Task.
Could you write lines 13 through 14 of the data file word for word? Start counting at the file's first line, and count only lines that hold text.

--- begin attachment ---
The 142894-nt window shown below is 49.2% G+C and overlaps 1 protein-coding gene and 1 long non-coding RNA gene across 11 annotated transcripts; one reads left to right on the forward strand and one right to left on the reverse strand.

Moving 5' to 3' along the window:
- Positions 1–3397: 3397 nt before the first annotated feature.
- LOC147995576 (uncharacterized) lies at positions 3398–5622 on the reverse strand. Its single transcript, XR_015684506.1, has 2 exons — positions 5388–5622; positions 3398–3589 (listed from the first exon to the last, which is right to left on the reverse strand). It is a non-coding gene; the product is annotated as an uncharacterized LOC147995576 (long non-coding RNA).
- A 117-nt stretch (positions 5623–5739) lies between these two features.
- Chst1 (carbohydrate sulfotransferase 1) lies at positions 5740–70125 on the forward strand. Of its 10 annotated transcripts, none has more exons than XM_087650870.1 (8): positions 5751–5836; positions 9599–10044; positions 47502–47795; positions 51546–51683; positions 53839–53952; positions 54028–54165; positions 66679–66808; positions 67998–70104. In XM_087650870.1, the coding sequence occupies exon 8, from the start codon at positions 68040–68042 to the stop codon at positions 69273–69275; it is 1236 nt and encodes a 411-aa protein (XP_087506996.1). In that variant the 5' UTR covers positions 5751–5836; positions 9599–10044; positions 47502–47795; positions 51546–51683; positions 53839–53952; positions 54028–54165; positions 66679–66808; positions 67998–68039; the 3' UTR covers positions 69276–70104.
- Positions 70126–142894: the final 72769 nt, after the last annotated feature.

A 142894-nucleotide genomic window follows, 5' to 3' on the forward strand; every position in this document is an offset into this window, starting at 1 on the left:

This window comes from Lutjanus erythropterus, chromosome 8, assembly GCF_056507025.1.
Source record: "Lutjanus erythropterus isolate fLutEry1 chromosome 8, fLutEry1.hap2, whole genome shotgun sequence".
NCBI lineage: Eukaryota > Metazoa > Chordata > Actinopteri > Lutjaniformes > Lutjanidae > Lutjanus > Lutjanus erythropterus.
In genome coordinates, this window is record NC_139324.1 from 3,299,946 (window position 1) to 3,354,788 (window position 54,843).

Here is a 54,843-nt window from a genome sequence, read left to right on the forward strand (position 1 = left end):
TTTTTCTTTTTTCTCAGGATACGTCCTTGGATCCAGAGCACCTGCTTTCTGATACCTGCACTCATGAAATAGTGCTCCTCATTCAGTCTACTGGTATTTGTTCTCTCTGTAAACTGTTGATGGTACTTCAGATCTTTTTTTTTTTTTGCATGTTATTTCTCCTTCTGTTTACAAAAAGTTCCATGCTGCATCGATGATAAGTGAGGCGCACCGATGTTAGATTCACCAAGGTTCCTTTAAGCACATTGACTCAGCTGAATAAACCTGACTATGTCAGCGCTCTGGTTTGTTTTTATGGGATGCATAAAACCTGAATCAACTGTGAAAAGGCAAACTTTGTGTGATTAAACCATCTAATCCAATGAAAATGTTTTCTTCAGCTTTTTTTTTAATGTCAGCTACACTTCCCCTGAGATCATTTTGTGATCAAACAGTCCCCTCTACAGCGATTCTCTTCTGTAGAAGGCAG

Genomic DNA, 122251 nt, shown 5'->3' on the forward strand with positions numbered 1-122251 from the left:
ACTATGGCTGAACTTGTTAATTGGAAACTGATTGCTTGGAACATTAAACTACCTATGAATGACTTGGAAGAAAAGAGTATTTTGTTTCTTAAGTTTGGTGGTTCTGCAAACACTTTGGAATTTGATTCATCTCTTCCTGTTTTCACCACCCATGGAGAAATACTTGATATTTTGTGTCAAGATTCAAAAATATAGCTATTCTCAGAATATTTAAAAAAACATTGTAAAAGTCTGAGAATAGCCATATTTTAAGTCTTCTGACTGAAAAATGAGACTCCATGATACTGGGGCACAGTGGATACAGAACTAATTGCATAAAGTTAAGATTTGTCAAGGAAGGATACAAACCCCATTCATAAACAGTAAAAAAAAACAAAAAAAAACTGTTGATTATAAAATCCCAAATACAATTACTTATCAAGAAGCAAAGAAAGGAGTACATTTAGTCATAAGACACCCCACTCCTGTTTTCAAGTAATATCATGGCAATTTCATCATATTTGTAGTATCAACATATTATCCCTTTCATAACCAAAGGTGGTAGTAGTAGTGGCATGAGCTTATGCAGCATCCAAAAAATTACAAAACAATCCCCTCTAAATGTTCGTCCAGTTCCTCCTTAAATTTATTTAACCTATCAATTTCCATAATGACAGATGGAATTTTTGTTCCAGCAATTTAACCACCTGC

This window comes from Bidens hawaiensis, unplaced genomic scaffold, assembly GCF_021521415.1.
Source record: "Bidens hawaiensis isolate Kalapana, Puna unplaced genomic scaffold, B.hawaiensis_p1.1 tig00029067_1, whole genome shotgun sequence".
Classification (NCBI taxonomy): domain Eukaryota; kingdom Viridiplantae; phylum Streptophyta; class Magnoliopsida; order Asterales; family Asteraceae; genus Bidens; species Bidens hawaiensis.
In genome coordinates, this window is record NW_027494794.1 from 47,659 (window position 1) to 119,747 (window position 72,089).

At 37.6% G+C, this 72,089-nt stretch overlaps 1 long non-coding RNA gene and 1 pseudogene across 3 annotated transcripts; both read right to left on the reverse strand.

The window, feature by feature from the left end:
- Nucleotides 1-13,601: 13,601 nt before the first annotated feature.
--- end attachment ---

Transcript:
Here is a 54,843-nt window from a genome sequence, read left to right on the forward strand (position 1 = left end):
TTTTTCTTTTTTCTCAGGATACGTCCTTGGATCCAGAGCACCTGCTTTCTGATACCTGCACTCATGAAATAGTGCTCCTCATTCAGTCTACTGGTATTTGTTCTCTCTGTAAACTGTTGATGGTACTTCAGATCTTTTTTTTTTTTTGCATGTTATTTCTCCTTCTGTTTACAAAAAGTTCCATGCTGCATCGATGATAAGTGAGGCGCACCGATGTTAGATTCACCAAGGTTCCTTTAAGCACATTGACTCAGCTGAATAAACCTGACTATGTCAGCGCTCTGGTTTGTTTTTATGGGATGCATAAAACCTGAATCAACTGTGAAAAGGCAAACTTTGTGTGATTAAACCATCTAATCCAATGAAAATGTTTTCTTCAGCTTTTTTTTTAATGTCAGCTACACTTCCCCTGAGATCATTTTGTGATCAAACAGTCCCCTCTACAGCGATTCTCTTCTGTAGAAGGCAG